Primarily for general aviation discussion, but other aviation topics are also welcome.
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By Pete L
#378687
Dave Phillips wrote:
Pete L wrote:But a PA28-161 with two adults will be well below weight and beyond the forward C of G. No dog, so all the **** goes in the baggage compartment.


I could lend/hire you the Dog. :lol:


Viv would love it - I'll pop into Sherlowe next time I've got an a/c for the day. In exchange, you can take next door's peafowl.
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By LIONHEART
#378689
4 seat trainer in for 50hr check

Tomohawk sitting with it's cover on.

Student "Come on, we can take the two seater for an hour's lesson".

Me" I'm a fat b@st@rd that will make us overweight, so no".

Student "But they're going from next door in their Tomohawk, and they don't look any bigger than us"

Me "The first rule in flying is 'Don't trust Anybody'. Go in the classroom and read the P.O.H. then tell me if it's safe for us to fly. If you think it is then join the club next door, but don't expect me to attend the funeral"

The point of this make believe mini story is that YOU make the decisions on your own safety. Unfortunately there are some outfits that, possibly due to commercial pressure, teach by example bad habits.

You are only as bad as your instructor - until you have enough knowledge to look after yourself.

Of course that's only my opinion; so now I'm off up the motorway to get the four seater back ............. I hope I survive the M25 !
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By Vince C
#378690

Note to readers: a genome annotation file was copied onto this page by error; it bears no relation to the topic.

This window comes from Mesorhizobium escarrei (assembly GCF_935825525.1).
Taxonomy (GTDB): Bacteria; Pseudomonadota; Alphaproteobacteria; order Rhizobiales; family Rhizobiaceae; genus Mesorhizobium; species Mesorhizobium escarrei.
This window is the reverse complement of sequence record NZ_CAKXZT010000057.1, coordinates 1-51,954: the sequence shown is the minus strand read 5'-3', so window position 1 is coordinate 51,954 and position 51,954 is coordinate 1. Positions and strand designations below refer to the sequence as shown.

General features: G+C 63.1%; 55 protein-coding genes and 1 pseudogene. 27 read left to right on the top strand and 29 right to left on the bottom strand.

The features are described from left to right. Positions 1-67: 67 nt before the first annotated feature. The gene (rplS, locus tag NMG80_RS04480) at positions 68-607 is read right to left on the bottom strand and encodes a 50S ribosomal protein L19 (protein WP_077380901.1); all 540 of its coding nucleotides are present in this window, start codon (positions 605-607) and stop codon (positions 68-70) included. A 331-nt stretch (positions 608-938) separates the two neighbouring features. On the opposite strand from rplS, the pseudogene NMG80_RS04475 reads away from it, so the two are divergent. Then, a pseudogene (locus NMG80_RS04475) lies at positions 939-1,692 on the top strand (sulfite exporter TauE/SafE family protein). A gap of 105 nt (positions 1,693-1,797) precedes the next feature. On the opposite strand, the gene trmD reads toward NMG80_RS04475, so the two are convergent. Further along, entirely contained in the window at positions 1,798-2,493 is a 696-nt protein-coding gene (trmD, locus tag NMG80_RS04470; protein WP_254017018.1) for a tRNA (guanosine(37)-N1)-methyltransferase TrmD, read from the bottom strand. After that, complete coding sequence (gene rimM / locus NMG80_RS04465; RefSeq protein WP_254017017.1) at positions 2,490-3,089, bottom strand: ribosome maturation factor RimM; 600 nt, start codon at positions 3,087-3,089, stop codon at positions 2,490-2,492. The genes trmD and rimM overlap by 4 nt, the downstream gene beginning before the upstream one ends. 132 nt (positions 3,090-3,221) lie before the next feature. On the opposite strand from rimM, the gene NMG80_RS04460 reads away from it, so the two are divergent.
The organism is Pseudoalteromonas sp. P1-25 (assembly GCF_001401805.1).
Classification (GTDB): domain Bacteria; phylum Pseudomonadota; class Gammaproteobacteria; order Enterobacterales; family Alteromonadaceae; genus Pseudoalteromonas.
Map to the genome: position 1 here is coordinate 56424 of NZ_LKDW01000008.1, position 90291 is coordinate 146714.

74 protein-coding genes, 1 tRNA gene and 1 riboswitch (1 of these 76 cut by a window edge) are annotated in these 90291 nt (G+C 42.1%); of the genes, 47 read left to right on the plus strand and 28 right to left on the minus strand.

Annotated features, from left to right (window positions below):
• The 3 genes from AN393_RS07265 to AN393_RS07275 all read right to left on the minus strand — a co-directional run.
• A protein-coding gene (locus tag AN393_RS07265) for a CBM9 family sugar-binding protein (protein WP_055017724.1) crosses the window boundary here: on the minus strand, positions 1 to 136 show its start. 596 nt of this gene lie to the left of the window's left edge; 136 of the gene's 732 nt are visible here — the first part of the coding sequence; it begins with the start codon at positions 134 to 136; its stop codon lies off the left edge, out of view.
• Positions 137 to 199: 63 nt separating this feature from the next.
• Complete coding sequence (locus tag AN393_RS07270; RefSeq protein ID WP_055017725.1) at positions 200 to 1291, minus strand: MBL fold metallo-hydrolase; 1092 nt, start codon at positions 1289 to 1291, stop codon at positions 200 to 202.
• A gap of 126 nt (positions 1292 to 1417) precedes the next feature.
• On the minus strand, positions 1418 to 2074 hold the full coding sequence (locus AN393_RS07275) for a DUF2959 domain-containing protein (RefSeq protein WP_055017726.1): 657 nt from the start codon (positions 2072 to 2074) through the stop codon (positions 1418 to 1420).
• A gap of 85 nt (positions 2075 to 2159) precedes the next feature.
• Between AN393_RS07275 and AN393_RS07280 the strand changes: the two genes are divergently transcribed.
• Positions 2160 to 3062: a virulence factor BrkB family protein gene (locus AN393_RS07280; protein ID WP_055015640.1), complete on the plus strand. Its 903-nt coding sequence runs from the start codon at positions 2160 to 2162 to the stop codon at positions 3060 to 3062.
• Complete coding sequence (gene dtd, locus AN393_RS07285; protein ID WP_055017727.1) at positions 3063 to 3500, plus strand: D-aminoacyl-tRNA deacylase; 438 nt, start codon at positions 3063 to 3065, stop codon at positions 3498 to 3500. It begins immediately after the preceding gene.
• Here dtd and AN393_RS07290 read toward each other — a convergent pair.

And of course if you are outside CG, it's better to out in the forward direction. Forward CG means you might run out of 'up' elevator in the flare, and it will also make the aeroplane less efficient (more downthrust on the tail in the cruise to keep level).

Rearward CG, however, can be a killer at an earlier stage than forward CG would be. Rearward CG reduces the aeroplane's pitch stability, eventually to the point of instability. It will stall/spin more readily, and be reluctant or impossible to recover. One of this month's AAIB reports has this as a factor.

Obvious stuff, I know. But perhaps worth repeating.
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By SteveC
#378693
Flyin'Dutch' wrote:
I would say it is pretty rare for most GA aircraft to be flown Weight.


Speak for yourself.

My 152 was always over weight with 2 adults and full fuel, it was the only way to ever get a trip done. My 172XP actually has a massive payload, full fuel and 4 adults and it is still inside the weight but add a few bags and it goes over weight but not balance.

The Senneca is the same, if I want 6 people I have to leave most of the fuel and bags behind and spinning 2 engines needs a lot of fuel!


How clever.


Silly me, perfect Frank......
By mpk
#378699
I suppose the way people ensure the slightly overweight aircraft is within CoG is to draw imaginery lines upwards from the limits on the chart and then estimate where they would have been under the new overweight figure? Provided it's not stupidly over of course. I've never gone more than 10kgs over but that sounds like I'm being very cautious compared to some!!!
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By KevinH
#378702
Is there any suggestion that the excess weight contributed towards these two crashes? Clearly they need to consider such things, but it doesn't mean they contributed towards an accident.

I can't see anything wrong (aside from the legal implications) with being a bit overweight provided you know what to expect and the conditions are fit for it. The dangerous thing to do is to not know you are overweight nd not to do anything about it. If you want to fly 4 people to the south of France then you might have to choose between taking off 7% overwieight or landing twice on route. If you are taking off on a cool day with 2000M of tarmac and will burn off the fuel on the way then there really isn't much of a problem for many aircraft. If you are using a short grass strip, it is 33 degrees, and you don't know you are overweight then you are an accident waiting to happen.